Copyright Notice: All photos in this blog post are copyrighted by Jo Ann Creore. All rights reserved.
On a previous safari in Tanzania, I was fortunate to see a few leopards, but we never lingered long in one place, and our sightings were accidental. In Botswana, however,we actively tracked predators, and once we found them we stayed with them, sometimes for hours. Our first encounter with a leopard came as half of our group was watching four lion cubs feast on a baby zebra. We had originally set out to find the leopard, and when our second vehicle located her, close to the lions, we all drove over to see. She was in a tree, and stayed there for perhaps thirty minutes before dropping to the ground and disappearing in the thick brush.
Once in the bush, leopards are so well camouflaged that only well-practiced eyes can spot them. Fortunately, we had an expert tracker in each vehicle.
When the leopard finally appeared, ever so briefly, she was a ghostly figure, slipping through the long grass.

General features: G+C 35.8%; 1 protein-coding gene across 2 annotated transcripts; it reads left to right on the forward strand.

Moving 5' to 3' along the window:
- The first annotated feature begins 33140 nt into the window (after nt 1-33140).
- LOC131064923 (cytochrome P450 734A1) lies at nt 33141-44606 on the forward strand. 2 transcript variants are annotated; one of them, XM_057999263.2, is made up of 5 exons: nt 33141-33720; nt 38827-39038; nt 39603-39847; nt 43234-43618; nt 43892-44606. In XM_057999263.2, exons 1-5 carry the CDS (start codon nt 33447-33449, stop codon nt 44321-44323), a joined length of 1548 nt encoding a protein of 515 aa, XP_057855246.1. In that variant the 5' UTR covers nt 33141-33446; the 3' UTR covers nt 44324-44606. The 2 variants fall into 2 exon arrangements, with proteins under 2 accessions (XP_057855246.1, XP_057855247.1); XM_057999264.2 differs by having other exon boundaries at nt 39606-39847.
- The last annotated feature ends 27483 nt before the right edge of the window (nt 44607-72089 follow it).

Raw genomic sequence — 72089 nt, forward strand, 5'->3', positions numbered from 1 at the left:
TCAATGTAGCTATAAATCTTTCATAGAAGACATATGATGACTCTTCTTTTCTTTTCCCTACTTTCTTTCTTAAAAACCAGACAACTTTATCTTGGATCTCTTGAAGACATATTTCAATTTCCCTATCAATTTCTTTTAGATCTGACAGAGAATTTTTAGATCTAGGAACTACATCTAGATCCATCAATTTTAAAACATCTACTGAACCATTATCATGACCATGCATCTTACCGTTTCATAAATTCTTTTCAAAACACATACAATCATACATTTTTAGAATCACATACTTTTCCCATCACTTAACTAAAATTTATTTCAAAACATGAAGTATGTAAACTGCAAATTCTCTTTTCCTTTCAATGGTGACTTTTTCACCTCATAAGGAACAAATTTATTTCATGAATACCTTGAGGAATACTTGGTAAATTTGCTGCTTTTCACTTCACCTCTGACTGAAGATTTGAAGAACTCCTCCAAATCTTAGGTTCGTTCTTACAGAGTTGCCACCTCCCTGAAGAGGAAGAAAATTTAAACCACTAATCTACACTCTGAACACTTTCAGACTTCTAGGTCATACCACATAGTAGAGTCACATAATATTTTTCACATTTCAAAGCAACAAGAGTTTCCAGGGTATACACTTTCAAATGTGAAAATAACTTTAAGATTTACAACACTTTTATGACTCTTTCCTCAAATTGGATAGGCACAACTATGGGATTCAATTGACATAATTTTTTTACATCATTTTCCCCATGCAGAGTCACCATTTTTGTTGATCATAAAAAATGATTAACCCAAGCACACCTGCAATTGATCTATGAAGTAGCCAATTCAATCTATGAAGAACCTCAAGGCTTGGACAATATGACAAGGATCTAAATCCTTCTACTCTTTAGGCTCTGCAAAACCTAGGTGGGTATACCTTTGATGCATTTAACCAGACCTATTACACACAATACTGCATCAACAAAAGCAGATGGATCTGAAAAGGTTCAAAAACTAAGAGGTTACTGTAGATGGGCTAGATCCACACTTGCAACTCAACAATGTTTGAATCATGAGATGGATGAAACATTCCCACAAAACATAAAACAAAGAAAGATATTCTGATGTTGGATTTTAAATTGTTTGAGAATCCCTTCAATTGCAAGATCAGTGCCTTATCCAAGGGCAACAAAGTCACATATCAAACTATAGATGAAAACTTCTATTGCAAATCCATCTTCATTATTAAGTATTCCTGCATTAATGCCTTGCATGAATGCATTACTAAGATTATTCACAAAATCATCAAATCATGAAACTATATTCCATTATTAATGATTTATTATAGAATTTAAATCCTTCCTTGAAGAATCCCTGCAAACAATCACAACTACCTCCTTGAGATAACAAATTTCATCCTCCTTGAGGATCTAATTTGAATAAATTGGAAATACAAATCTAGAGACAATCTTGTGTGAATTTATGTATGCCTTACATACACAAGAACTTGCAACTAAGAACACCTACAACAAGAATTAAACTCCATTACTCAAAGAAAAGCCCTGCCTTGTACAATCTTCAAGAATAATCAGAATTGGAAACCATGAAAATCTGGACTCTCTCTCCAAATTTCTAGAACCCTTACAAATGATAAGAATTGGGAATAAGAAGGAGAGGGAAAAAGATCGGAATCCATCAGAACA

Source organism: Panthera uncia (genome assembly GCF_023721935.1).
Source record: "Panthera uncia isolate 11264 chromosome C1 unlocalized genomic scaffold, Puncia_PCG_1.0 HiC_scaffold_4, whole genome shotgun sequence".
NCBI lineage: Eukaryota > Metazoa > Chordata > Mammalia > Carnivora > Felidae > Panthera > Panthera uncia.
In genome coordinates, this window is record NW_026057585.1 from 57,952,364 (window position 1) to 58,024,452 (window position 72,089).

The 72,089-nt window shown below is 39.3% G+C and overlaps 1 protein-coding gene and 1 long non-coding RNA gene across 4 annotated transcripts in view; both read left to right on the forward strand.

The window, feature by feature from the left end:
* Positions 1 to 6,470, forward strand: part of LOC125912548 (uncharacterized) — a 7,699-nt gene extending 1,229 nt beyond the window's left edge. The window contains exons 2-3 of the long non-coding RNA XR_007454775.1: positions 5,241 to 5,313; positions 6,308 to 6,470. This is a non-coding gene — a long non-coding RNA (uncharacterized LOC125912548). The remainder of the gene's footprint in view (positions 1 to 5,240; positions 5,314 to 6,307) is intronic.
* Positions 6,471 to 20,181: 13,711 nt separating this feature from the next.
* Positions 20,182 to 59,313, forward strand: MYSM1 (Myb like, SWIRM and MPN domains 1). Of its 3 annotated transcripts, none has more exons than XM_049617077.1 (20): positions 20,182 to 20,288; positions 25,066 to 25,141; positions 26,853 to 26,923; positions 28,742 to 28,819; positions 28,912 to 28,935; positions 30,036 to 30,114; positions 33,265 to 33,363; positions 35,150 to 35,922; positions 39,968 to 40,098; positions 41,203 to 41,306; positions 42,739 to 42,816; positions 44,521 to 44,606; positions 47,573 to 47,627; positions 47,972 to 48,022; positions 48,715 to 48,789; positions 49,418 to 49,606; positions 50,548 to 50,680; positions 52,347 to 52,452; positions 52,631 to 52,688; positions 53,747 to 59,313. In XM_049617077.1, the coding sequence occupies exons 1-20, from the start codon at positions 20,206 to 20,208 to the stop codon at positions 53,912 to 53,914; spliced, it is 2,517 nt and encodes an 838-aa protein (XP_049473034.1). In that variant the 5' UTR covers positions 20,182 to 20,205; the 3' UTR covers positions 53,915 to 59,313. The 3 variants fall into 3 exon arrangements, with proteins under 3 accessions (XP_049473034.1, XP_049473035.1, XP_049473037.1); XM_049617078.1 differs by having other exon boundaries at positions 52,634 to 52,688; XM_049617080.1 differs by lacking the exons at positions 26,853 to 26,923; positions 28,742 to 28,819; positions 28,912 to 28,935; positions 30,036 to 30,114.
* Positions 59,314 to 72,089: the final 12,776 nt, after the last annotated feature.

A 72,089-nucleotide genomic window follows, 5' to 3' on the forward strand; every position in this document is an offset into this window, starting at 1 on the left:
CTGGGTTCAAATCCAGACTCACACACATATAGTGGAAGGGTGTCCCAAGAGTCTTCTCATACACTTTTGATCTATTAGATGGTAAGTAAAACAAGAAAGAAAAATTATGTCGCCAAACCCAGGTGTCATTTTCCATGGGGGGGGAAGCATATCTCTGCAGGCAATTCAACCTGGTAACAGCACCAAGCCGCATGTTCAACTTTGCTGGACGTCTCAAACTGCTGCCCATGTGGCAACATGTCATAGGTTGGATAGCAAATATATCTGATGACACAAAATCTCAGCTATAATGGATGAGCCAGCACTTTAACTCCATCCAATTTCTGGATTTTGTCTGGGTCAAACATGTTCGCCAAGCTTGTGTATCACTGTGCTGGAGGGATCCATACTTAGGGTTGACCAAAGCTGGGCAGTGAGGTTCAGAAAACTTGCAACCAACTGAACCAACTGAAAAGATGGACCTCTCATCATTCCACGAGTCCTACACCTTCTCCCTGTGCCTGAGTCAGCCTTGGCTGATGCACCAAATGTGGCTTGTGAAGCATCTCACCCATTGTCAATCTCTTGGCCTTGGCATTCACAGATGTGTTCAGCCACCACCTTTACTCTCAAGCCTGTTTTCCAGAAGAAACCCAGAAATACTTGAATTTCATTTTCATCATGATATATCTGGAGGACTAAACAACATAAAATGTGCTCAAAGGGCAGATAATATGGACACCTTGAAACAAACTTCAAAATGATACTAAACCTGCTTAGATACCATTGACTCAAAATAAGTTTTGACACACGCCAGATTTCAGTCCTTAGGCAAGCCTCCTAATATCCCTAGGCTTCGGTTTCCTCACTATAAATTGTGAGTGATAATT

To me, there is no more beautiful cat than a leopard, and I must have taken over 100 photos, because almost every sighting revealed an elegant pose.
And when at rest, of course she had to yawn.
At Tubu Tree camp, we had our best leopard encounter. Two females had been challenging each other for territory, and one had eaten the other’s cub a couple of nights previously. We were privileged to watch the culmination of the dispute, as one finally triumphed and the other had to slink away, perhaps to return next year.
In the photo below, the light was not right, but the body of the leopard in the midst of the jump is magnificent. If you look carefully, you will see the second leopard lurking in the grass behind.
We repositioned our vehicle, and with the rapid fire of my camera, I was able to shoot the following sequence of the second leopard.
I’m not certain if this second leopard was the eventual winner or loser, since both looked alike to me. But the grace and beauty of this animal captured my heart.
The two rivals walked in close proximity to each other for a long time.
The final showdown occurred out of sight, behind the small tree, and lasted no more than five seconds. Victory went to the leopard in the rear. The loser assumed a submissive posture and left the scene.